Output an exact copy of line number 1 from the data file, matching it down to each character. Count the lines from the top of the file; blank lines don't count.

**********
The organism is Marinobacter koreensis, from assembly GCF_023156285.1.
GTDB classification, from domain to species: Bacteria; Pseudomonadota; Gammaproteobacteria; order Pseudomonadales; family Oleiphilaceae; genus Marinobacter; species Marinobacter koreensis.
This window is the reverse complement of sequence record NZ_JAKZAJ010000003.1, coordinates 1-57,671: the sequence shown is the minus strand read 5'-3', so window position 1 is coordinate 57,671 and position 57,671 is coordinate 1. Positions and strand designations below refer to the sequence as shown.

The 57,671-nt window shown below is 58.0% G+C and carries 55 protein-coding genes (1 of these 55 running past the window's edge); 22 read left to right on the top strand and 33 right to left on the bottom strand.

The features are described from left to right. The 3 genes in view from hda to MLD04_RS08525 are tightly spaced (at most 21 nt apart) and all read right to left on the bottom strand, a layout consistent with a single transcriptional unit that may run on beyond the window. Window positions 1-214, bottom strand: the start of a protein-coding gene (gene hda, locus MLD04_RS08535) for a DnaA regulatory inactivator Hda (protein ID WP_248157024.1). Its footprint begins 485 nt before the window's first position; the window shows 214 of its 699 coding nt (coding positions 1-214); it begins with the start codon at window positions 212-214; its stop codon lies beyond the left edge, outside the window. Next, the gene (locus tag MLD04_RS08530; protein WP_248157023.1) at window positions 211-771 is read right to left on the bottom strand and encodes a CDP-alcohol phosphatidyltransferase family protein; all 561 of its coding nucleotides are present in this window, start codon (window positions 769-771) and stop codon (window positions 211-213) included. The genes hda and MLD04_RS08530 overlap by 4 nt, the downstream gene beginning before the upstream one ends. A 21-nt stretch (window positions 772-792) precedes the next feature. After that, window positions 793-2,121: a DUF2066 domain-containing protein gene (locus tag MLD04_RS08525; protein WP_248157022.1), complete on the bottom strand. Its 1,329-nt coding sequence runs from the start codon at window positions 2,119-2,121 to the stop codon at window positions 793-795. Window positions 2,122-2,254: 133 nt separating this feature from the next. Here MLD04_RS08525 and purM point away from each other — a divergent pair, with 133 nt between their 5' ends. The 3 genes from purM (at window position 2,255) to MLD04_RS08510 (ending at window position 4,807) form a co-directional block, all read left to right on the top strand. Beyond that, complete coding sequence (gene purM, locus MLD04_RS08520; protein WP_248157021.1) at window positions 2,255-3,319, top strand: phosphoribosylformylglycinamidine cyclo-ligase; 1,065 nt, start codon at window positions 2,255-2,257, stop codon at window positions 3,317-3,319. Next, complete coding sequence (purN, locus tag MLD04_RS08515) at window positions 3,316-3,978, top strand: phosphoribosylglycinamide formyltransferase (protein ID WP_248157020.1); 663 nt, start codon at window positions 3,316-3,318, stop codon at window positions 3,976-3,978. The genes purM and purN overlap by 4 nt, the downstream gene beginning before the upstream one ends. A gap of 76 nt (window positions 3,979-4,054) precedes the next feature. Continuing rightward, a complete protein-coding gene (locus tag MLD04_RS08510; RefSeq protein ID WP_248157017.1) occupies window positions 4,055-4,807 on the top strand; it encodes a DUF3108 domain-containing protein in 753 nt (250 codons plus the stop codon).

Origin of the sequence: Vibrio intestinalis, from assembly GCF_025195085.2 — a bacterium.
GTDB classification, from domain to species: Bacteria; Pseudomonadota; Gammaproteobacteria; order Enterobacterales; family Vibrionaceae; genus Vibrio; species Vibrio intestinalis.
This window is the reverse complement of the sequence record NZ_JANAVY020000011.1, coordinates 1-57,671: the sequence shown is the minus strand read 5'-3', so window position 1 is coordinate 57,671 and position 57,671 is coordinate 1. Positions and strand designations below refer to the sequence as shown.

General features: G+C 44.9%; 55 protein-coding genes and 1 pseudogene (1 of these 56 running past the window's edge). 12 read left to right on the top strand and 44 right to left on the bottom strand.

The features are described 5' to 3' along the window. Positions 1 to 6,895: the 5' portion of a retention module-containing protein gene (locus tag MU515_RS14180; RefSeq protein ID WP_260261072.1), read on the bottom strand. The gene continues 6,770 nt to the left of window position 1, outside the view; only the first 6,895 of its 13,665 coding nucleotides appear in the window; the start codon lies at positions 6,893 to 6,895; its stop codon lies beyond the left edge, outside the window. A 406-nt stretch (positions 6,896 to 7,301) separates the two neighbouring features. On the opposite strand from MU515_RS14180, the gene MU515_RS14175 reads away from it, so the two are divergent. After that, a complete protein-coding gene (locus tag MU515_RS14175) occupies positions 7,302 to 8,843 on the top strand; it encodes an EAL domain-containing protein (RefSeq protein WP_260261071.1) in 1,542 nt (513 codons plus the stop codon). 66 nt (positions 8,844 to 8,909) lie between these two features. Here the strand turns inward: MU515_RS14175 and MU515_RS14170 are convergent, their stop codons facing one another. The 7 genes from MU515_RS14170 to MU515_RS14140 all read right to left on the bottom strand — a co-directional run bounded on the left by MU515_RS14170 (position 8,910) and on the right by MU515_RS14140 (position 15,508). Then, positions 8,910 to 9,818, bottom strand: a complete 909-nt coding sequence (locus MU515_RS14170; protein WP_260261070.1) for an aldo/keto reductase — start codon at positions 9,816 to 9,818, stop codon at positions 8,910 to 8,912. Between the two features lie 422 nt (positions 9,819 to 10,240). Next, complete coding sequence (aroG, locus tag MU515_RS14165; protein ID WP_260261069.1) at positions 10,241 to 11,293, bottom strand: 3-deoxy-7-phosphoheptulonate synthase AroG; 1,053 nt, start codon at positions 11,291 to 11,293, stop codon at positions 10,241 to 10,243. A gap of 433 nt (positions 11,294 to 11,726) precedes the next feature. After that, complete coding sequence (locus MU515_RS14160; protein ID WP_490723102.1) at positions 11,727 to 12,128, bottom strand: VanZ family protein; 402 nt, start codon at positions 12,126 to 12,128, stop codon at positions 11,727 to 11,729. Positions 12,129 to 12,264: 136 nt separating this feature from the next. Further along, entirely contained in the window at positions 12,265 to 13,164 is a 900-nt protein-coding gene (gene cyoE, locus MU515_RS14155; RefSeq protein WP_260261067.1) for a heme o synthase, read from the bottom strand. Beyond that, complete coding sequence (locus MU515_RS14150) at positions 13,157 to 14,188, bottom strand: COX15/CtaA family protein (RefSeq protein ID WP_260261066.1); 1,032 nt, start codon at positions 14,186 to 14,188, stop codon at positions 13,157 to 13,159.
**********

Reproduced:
The organism is Marinobacter koreensis, from assembly GCF_023156285.1.